“…the newly-formed U.S. Space Force announced plans to create CHPS, the Cis-lunar Highway Patrol System. Despite an acronym harking back to a certain cheesy TV series in the 1970s, CHPS will provide a serious look at space traffic further out in orbit around the Earth-moon system. Such a network is vital, as private companies and space agencies are set to return to the moon in a big way in the coming decade.”
Space Chips. God help us all.
There’s a new Bauhaus song, so these could in fact be the end times.
Yes, Foulness Island is a real place. It’s sealed off and used as a military testing site. I have spent close to my entire life hearing the guns and booms from Foulness. Here’s a picture of a destroyed aircraft at Foulness that expressly refuses permission for reproduction. I always imagined Foulness as wild and bombed-out terrain, just because of a lifetime of listening to the explosion.
“Chaos Terrains,” in fact. In this instance, the wild cold landscapes of Europa that could be circulating and transporting oxygen through the water beneath them: “the amount of oxygen brought into Europa’s ocean could be on a par with the quantity of oxygen in Earth’s oceans today.”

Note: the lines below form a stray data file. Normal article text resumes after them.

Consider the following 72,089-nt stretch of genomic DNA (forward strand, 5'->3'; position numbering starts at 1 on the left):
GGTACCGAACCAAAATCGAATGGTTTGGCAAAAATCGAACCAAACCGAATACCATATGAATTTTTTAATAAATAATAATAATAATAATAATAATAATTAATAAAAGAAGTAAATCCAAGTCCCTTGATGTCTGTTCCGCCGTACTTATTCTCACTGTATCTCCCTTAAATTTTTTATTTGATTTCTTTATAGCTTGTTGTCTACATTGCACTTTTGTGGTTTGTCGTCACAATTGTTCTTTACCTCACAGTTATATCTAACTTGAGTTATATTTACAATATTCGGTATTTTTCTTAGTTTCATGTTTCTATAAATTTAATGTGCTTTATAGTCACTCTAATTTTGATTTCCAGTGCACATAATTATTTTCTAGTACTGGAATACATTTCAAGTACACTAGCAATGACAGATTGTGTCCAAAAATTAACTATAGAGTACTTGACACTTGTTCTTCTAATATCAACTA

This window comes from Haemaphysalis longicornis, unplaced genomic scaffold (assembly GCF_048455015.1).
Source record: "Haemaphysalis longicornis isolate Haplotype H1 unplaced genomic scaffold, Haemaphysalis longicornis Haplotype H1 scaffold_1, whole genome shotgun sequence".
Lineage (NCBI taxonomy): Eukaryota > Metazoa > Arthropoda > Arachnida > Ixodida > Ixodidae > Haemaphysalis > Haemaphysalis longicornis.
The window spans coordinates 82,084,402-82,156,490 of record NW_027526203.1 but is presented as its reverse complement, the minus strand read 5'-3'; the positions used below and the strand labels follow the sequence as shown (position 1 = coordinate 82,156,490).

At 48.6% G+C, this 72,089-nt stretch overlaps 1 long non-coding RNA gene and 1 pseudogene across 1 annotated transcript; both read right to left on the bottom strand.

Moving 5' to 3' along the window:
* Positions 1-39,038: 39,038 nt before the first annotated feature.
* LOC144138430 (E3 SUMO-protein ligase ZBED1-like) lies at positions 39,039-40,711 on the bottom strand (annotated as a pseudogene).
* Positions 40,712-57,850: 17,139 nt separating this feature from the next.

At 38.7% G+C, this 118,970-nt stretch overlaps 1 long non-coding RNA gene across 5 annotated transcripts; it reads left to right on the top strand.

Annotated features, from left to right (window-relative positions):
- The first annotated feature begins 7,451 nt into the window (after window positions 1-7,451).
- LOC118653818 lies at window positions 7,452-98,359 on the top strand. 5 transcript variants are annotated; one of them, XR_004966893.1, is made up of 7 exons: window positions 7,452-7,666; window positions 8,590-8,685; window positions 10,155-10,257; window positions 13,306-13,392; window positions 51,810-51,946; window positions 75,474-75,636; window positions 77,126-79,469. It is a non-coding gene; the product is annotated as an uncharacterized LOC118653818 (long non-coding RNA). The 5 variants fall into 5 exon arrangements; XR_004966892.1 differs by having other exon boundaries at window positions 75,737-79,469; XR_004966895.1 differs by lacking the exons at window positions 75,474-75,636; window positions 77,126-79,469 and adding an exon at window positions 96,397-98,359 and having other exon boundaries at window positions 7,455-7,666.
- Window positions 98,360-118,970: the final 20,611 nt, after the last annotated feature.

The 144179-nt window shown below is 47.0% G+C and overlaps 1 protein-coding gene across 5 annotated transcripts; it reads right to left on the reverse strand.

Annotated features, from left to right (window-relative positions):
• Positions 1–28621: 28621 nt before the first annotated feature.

I’m still far from sold on the whole NFT thing, but this is curious enough to record:
“Atlas” (2021–present), a new NFT series by Xin Liu, is the collision of digital technology with the analog. Billed as the first NFTs to be created in space, the works use an antenna installed in Hong Kong to receive radio frequencies from decommissioned weather satellites. The satellites Liu utilizes were launched by the National Oceanic and Atmospheric Administration (NOAA) in 1998. The data from those devices is translated into cartographic images that mirror Xerox copies of surveillance photos of Earth’s mountainous regions. The images, transmission metadata, and radio frequency are then minted as an NFT.
Listening: lovely new Midwife song.